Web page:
1996 Aug 01
Exchange Applications ValEX
David M. Raab
DM News
August, 1996

Readers who have spent the past two years in a cave or are not part of the computer industry may need to be told that a data warehouse is a collection of detailed historical information made accessible for business analysis. The rest of you have not only heard the term but probably noticed that these expensive systems are often justified with little more than a promise of “better analysis.” Not surprisingly, many companies later decide they want more specific applications. Database marketing is often at the top of the list.

ValEX (Exchange Applications, 617-737-2244) lets data warehouse owners add database marketing capability. The system does not offer the file building tools of traditional marketing database products, such as address standardization and household identification, on the assumption that these will already be part of the existing warehouse. (If not, Exchange Applications will happily add them using third-party products such as Postalsoft.) Instead, ValEX focuses on the specialized capabilities needed for marketing implementation: segmentation, selection and response analysis.

In fact, the system wraps these functions around a formal methodology, called “Value Exchange” and developed by Exchange Applications director Alan Grant. Because the methodology focuses on improving the profitability of customer relationships, ValEX capabilities extend beyond traditional selection and campaign management to include segment-based investment strategies, customer behavior measures, and profitability calculations. But the system can be used without adopting the Value Exchange superstructure; only a few embedded buzzwords betray its origins.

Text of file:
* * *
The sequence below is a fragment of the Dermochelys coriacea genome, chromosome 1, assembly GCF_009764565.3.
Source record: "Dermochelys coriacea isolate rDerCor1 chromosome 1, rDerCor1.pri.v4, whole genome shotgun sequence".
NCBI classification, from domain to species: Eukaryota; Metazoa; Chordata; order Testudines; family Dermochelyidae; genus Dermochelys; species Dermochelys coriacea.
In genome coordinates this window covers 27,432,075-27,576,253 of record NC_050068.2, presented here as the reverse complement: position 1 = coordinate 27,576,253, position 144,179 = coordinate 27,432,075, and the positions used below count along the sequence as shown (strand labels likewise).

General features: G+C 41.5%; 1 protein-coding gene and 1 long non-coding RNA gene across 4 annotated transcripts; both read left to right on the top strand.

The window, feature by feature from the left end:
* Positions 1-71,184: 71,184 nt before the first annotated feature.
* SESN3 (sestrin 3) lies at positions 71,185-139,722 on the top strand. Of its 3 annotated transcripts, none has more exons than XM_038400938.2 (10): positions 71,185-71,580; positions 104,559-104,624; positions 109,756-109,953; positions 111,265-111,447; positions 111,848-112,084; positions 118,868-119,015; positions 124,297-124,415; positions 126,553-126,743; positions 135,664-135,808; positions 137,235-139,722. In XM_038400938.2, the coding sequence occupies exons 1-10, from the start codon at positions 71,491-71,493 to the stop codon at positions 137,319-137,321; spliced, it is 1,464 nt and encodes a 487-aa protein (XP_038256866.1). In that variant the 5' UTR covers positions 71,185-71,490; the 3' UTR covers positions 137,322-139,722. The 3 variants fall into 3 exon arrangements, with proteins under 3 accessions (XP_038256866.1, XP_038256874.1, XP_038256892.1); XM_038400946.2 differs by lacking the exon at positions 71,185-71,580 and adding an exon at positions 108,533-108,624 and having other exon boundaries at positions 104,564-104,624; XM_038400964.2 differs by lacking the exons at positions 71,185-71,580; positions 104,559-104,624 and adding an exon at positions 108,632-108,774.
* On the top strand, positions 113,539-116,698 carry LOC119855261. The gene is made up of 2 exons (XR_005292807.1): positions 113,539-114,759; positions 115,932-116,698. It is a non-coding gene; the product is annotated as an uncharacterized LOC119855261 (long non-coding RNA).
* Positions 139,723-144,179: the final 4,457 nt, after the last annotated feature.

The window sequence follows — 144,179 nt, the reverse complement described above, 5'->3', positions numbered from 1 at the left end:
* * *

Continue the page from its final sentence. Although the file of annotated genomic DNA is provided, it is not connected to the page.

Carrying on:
ValEX databases are typically updated on a daily or weekly basis. The product can read changes in the underlying data structure and automatically incorporate these into the lists of tables and fields that appear on ValEX screens. ValEX can also create its own supplementary data tables to hold sets of selected records or user-calculated values and could post these back to the warehouse if desired.

The product’s real functionality begins with the definition of customer file segments. This is done through an embedded version of Pilot Software’s Analysis Server, a multidimensional data analysis system that itself includes an automated segmentation tool using the tree?based “CART” (Classification and Regression Trees) technique. Investment strategies for each segment can be planned on a spreadsheet and then linked to specific marketing campaigns and measurements of customer behavior.

The system has a graphical query-builder which offers advanced marketing functions such as subqueries, embedded calculations, ranked selects and maximum names per household. Users can also write SQL code directly or have the Pilot CART tool automatically identify the best candidates for a particular promotion. Once written, the same query can be executed against households, individuals or accounts. There is no online ability to review the actual records selected in a query, however.